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The Yankees’ lineup construction doesn’t make sense

“Why is Mike Ford batting fifth?”

I’m sure many of you have scratched your heads on that one many times this year.

Ford has 72 plate appearances this season — 14 of which have been in the five-hole and 27 of which have been in the six-hole. That’s 57 percent of his plate appearances hitting in the middle of the order. Ford is hitting .133.

Obviously, it’s not just Ford, but it reflects the entire philosophy. I can guarantee that the only reason Ford is hitting fifth is that he is a lefty and we need to split up the righties. How’s that working for us? Ford is hitting .100 against lefties and .149 against righties. And when half our team is hitting below .200, it really isn’t doing much other than preventing us from putting our best lineup out there. If guys get a hit every few weeks, then why on earth should the other team care about if they need to bring in a righty or a lefty?

Right now, they could bring in a guy who has never seen a ball in their life and they would get a weak ground ball to the right side. It doesn’t matter!

We need to be focusing on putting our best lineup out there regardless of which side of the plate the players hit from. Why would any pitcher give Aaron Judge or Giancarlo Stanton anything remotely close to the zone if they know Mike Ford and his .133 average is right behind them? Again, not trying to zero in on Ford, but he’s definitely part of the problem.

Who are the Yankees’ current left-handed hitters? Brett Gardner, Rougned Odor, Tyler Wade, and Mike Ford (recently optioned). Combined, they are hitting .186. Don’t you think that putting a right that hits perhaps .250 is a better option even if it means putting five righties in a row? All of their on-base percentages are lower than .290. For context, FanGraphs defines an OBP of .290 to be “awful”. For more context, Jacoby Ellsbury was never below .290 during his tenure in New York — in fact, he was never below .318.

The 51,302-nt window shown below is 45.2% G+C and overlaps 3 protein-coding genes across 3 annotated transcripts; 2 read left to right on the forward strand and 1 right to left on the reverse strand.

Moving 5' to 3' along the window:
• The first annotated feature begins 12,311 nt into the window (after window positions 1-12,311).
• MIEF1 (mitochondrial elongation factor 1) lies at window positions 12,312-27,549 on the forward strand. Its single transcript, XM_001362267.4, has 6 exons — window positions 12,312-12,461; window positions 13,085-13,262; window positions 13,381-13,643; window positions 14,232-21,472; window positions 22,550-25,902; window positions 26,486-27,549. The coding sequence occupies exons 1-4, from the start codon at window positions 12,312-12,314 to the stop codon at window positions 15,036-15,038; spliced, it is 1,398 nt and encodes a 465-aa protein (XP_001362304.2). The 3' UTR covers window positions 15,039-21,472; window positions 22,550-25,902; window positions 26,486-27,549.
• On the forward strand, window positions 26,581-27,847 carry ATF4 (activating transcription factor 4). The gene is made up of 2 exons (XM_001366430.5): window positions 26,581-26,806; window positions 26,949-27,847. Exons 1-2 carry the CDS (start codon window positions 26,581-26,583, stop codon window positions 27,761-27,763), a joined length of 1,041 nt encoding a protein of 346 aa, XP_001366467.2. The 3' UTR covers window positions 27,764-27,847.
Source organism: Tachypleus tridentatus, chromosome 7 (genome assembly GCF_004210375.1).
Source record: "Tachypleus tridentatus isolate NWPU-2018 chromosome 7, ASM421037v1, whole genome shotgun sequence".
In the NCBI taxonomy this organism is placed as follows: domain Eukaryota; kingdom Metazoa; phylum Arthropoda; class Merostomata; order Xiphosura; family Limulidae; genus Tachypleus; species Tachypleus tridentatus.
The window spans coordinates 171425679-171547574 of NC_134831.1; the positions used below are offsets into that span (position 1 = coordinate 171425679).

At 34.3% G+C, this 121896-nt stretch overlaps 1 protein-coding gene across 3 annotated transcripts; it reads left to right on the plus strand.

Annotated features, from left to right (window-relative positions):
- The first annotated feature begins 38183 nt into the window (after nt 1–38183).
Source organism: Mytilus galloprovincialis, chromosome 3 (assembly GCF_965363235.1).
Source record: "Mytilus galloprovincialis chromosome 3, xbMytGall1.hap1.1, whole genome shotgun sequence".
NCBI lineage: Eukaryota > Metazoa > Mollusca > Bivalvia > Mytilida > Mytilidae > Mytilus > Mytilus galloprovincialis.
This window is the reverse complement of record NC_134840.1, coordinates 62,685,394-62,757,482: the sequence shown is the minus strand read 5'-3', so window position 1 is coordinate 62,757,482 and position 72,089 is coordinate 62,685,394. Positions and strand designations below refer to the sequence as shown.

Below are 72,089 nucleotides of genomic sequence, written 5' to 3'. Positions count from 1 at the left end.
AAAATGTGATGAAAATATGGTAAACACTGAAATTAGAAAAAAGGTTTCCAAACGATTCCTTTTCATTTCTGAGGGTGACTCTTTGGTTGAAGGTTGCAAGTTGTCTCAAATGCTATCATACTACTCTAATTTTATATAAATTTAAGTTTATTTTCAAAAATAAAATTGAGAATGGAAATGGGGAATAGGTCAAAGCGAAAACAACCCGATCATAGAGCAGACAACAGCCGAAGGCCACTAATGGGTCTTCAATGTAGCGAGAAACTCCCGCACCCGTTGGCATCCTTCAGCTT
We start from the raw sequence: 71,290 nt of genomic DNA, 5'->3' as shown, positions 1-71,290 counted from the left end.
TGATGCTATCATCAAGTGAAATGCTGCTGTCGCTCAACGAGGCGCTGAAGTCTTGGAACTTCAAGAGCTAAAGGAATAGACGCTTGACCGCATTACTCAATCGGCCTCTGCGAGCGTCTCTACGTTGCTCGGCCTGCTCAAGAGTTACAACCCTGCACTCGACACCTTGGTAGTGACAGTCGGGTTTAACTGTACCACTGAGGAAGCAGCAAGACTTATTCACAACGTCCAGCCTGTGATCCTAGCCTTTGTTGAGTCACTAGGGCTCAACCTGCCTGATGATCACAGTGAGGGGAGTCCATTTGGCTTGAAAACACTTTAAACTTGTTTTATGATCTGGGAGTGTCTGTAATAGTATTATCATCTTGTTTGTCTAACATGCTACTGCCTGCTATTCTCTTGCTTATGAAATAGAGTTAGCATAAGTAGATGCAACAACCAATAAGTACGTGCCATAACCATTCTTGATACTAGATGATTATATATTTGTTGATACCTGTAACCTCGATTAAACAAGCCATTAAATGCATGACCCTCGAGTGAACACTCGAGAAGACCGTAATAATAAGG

Sure, we don’t have many options, but the team is 27th in the entire league in runs per game at 3.76. In 2020, we were third at 5.39. Yes, the deadened balls probably are partly to blame, but the crux of the matter is that handedness should not matter at all at this point. Maybe if we have seven or eight solid hitters who were producing, but not when you have confidence in only one or two guys to get the job done.

Judge is somewhat amazingly hitting .290 with a wRC+ of 160 (which, if sustained, would be the best mark of his career since his rookie season) when 70 percent of his plate appearances have been hitting third without any protection. The Yankees’ cleanup hitters this season have collectively hit under the Mendoza line at .196 with a putrid .574 OPS, which happens to be the second-worst of any lineup position for them outside of sixth (.573 OPS). That’s not your ideal cleanup hitter. They’ve also struck out the second most times at the four spot in the lineup and have walked the least. Why would any sensible pitcher give Judge anything good to hit?

Aaron Boone doesn’t have a ton of options, but maybe not having Ford available will allow him to construct better lineups because most of them don’t seem to make any sense from a baseball perspective or an analytical perspective.